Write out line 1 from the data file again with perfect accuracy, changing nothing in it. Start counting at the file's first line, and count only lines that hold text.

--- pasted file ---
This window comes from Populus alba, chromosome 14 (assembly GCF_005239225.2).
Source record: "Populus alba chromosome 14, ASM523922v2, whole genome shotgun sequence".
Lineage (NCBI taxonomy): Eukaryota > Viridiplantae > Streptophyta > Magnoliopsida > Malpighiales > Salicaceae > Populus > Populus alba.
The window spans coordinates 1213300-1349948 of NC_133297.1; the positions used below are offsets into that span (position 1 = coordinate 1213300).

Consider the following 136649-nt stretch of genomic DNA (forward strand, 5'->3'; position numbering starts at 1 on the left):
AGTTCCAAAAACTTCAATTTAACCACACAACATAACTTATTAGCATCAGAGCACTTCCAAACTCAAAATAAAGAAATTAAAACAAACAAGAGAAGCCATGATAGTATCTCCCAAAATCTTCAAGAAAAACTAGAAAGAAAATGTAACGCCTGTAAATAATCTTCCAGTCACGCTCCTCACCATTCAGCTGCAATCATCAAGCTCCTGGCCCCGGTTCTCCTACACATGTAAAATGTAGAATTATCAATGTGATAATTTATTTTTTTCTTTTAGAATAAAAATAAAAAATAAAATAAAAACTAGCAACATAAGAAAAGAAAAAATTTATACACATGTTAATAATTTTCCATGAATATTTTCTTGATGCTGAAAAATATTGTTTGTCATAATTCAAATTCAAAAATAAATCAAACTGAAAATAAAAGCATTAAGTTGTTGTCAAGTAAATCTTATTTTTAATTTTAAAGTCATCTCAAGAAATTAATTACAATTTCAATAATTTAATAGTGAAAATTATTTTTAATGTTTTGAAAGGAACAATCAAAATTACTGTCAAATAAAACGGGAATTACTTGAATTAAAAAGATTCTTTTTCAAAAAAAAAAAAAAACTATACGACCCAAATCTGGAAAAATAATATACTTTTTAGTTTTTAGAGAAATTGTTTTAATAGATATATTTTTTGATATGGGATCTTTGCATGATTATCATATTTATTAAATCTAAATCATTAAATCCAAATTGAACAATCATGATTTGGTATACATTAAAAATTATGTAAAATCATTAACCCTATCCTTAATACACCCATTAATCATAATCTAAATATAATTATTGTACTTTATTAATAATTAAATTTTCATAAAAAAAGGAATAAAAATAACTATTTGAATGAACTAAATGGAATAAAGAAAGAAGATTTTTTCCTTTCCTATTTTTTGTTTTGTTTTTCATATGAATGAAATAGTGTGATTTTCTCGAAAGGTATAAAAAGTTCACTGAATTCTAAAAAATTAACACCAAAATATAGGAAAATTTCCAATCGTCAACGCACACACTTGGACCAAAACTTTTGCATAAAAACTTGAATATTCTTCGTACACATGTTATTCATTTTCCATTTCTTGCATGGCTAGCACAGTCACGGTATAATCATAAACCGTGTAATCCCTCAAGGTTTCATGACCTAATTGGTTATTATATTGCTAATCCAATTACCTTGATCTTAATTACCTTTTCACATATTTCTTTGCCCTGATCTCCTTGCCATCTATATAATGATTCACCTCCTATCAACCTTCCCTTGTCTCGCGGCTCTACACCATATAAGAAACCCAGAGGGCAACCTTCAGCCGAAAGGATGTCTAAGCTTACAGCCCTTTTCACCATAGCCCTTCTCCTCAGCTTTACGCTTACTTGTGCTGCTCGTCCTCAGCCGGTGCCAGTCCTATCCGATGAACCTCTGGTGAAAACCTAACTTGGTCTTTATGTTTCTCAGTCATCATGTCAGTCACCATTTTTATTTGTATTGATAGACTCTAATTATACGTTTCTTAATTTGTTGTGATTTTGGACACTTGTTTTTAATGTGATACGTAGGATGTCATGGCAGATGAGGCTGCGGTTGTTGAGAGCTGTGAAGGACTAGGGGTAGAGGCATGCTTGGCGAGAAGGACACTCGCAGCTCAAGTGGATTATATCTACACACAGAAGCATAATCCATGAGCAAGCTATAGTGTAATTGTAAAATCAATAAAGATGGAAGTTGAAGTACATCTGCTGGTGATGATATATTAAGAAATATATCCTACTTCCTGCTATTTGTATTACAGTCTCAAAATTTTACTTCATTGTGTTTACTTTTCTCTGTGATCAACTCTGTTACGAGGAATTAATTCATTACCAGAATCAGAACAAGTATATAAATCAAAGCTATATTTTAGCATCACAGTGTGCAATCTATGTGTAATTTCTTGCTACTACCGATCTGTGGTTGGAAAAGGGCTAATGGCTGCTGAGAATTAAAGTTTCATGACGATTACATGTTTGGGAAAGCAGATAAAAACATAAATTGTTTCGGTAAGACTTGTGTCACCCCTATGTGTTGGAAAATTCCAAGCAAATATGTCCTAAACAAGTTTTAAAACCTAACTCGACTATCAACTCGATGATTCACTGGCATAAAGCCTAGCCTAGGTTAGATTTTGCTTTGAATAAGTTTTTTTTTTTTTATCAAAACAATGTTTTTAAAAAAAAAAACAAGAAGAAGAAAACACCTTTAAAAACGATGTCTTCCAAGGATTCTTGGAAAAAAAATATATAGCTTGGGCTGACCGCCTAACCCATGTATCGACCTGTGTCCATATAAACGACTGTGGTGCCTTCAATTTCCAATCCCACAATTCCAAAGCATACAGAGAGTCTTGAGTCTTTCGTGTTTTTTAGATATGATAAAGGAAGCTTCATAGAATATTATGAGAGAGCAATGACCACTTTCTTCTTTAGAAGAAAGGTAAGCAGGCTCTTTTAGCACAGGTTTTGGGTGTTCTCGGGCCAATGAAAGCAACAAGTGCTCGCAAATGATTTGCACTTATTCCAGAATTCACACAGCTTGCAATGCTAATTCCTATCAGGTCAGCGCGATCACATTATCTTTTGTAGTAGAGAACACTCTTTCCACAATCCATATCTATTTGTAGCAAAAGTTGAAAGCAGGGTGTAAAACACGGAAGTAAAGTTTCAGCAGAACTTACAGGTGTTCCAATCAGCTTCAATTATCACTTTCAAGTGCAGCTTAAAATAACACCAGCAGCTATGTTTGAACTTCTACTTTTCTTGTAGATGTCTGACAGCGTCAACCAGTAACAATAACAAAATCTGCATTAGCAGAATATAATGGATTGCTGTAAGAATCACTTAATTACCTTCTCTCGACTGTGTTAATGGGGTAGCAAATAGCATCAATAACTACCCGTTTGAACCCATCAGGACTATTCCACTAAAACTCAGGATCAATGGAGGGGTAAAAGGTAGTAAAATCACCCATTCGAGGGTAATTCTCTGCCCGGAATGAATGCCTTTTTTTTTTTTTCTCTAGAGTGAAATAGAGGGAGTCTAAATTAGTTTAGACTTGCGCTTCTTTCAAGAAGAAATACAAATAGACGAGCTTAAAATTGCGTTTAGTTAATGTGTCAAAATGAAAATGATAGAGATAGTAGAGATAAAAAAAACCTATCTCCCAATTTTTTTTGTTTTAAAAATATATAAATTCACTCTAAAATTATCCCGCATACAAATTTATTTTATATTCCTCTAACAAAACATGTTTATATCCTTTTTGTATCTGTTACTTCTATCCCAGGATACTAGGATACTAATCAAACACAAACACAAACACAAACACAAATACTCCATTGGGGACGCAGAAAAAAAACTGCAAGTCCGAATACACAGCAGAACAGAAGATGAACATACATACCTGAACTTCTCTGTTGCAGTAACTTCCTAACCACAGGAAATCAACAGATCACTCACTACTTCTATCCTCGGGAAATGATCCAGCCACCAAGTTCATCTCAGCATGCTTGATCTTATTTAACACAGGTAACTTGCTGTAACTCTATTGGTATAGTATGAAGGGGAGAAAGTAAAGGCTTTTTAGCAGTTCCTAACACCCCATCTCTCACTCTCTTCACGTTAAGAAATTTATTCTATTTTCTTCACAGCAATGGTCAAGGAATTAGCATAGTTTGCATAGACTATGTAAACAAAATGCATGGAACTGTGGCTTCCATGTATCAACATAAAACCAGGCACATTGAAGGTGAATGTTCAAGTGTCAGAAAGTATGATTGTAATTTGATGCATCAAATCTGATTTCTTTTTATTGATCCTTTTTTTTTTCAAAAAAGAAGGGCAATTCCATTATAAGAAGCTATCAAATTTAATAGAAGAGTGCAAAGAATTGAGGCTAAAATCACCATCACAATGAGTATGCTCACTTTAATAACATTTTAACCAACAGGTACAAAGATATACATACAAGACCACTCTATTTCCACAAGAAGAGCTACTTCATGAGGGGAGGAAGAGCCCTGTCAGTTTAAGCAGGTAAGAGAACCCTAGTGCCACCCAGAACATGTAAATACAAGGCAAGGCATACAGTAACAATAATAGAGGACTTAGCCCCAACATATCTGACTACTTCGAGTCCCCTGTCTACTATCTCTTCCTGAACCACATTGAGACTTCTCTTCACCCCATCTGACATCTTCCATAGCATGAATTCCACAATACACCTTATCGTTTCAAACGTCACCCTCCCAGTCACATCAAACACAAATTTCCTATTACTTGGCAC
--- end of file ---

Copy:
This window comes from Populus alba, chromosome 14 (assembly GCF_005239225.2).